Another RCT compared the amount of newly formed bone in sites with the application of a cross-linked collagen membrane versus that of a native collagen membrane for the treatment of dehiscence-type defects at titanium implants [1]. A natural bone mineral of bovine origin was also used. Four patients in the cross-linked membrane group prematurely discontinued the study (3 due to wound infection) and one patient in the native collagen group discontinued the study due to wound infection. No statistical differences regarding the change in vertical defect length, the change in horizontal defect width and the quality of newly formed tissue at the fourth month were observed.

Presently, there are no studies that compare a standard collagen membrane and natural bone mineral of bovine origin directly with another system consisting of multilayer, porcine pericardium natural collagen membrane and ?-tricalciumphosphate for horizontal bone augmentation [4, 20].

The aim of this case report is to investigate these two different procedures in a split-mouth approach using a novel implant surface with increased hydrophilicity.


Methods and Material

A 43-year-old female patient, non-smoker, classified as ASA-Physical Status (PS) I (good systemic health status) [12] exhibited missing first molars in the mandible. The two areas presented similar bone defects (Fig. 1–3). After scaling and root planing an integrated treatment plan was established based on the collected data and patient desires.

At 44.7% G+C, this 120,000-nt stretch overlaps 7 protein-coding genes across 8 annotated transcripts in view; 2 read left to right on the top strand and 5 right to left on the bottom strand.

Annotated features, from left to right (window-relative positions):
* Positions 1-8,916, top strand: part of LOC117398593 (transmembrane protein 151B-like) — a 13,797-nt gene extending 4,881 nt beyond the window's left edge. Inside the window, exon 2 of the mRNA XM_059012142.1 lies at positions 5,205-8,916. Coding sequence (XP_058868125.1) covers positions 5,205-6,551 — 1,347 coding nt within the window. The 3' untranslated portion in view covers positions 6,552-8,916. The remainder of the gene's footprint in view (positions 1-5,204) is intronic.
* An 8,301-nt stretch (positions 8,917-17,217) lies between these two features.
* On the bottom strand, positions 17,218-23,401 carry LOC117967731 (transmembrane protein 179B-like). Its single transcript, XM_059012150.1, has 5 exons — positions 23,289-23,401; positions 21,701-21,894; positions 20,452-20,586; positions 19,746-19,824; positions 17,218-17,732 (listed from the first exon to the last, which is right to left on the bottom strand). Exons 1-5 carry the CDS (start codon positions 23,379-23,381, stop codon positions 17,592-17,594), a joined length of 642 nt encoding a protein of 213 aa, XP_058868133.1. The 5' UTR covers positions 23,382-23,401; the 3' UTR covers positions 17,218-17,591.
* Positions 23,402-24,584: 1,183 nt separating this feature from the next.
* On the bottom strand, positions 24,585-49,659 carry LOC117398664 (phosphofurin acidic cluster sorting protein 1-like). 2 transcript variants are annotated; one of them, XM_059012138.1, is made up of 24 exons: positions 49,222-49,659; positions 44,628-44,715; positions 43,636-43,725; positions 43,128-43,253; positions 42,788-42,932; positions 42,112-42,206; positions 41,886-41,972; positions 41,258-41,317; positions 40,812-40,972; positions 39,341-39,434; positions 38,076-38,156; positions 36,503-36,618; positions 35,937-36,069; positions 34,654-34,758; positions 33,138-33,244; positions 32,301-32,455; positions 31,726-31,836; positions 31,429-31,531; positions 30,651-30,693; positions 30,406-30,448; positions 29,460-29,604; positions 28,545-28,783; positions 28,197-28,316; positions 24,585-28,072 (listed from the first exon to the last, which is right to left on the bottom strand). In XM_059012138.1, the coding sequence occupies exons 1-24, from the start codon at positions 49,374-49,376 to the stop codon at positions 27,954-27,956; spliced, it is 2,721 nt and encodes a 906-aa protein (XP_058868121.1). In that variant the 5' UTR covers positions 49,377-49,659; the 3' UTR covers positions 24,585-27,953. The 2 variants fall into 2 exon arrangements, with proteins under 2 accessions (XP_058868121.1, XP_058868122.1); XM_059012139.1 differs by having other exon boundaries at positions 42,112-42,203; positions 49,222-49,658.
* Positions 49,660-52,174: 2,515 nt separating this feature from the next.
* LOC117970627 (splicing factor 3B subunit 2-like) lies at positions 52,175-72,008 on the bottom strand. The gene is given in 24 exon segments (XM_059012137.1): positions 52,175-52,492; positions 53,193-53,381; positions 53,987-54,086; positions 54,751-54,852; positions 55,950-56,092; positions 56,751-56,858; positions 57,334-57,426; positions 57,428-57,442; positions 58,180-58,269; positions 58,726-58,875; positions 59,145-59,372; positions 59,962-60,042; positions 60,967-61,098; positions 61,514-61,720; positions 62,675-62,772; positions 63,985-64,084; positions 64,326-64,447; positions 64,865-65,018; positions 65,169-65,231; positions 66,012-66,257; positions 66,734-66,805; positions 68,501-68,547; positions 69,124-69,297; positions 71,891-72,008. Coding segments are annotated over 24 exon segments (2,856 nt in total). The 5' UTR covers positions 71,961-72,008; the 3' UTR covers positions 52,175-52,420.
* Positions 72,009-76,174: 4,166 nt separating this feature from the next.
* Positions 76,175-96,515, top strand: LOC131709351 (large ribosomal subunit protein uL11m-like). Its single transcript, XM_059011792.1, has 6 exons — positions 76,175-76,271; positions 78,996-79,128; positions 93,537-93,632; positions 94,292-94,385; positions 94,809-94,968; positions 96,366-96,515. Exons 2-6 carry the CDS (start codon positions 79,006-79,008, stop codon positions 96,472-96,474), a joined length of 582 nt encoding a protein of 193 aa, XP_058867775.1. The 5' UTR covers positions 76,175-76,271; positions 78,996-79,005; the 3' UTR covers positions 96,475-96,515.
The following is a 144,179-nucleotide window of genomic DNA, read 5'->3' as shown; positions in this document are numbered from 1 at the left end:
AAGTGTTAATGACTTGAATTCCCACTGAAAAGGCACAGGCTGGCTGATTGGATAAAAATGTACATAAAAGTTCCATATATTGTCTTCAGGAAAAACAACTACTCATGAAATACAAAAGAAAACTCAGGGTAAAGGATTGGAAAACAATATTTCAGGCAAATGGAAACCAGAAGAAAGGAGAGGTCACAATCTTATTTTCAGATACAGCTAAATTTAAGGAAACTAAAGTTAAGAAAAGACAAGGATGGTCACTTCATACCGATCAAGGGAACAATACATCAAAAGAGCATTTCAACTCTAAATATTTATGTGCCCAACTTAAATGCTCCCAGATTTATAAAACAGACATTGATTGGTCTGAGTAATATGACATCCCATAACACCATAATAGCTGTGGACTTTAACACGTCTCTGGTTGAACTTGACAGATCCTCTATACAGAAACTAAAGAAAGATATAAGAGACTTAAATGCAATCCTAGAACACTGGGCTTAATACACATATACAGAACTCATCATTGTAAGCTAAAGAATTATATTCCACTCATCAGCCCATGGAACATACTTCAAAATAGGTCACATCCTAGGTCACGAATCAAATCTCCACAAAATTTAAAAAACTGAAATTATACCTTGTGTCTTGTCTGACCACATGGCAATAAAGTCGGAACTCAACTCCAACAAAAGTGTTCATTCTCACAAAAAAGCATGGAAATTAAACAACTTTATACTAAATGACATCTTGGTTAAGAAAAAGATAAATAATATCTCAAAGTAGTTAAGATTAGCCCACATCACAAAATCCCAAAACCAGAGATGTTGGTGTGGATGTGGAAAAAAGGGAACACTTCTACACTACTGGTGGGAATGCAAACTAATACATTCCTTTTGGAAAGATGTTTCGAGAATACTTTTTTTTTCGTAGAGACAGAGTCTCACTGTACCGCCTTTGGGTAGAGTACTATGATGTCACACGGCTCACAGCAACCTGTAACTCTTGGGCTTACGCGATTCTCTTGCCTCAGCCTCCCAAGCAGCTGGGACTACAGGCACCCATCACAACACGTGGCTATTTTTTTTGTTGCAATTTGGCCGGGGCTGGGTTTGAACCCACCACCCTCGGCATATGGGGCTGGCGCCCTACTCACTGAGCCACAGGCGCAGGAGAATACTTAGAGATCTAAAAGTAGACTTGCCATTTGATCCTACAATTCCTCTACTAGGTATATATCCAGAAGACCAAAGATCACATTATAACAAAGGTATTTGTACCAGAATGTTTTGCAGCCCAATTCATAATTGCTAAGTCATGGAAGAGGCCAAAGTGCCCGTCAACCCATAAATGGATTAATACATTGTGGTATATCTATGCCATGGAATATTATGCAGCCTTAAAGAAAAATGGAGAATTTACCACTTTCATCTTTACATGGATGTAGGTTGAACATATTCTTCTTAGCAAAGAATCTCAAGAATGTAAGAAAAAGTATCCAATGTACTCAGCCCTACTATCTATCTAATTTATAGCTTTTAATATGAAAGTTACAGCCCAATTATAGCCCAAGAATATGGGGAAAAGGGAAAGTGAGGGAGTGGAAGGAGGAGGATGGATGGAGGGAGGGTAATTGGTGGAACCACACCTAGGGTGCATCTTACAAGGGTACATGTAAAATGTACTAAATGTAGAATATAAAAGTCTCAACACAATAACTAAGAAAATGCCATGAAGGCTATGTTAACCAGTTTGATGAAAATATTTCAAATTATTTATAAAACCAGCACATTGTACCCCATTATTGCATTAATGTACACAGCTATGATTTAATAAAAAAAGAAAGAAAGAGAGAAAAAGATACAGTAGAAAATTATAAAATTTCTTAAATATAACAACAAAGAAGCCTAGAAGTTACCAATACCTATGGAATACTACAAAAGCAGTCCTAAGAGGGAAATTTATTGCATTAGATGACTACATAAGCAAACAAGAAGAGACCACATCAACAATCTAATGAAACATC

The research was conducted in accordance with ethical principles, including the Declaration of Helsinki and the patient gave a written consent according to the above mentioned principles.

The substitution with crowns supported by implants on both sides was preceded by orthodontic treatment. The uprighting of second molars was obtained using miniscrews to improve and accelerate the orthodontic movement.

The patient underwent intravenous conscious sedation and received local anesthesia in both sides of the mandible during the surgical procedure for guided bone regeneration with simultaneous implant insertion. Mucoperiosteal flaps, involving interproximal teeth, with one vertical incision mesial to the second premolar were raised to expose the underlying bone defects. The implant sites were prepared using cylinder burs, gradually increasing the diameter under copious saline irrigation. INICELL implants (Thommen Medical AG, Waldenburg, CH, Switzerland) were conditioned chairside and positioned both in the test and control sites, maintaining a safe distance of 2 mm from the roof of the mandibular canal. INICELL implant surface is a further development of sandblasted/thermal acid-etched surface technology [5, 19]. The one wall dehiscence-type defects were filled with a mixture of the bone substitute (approximately 90 %), autologous bone (approximately 10 %) harvested during implant insertion procedure using disposable filters, and patient’s blood.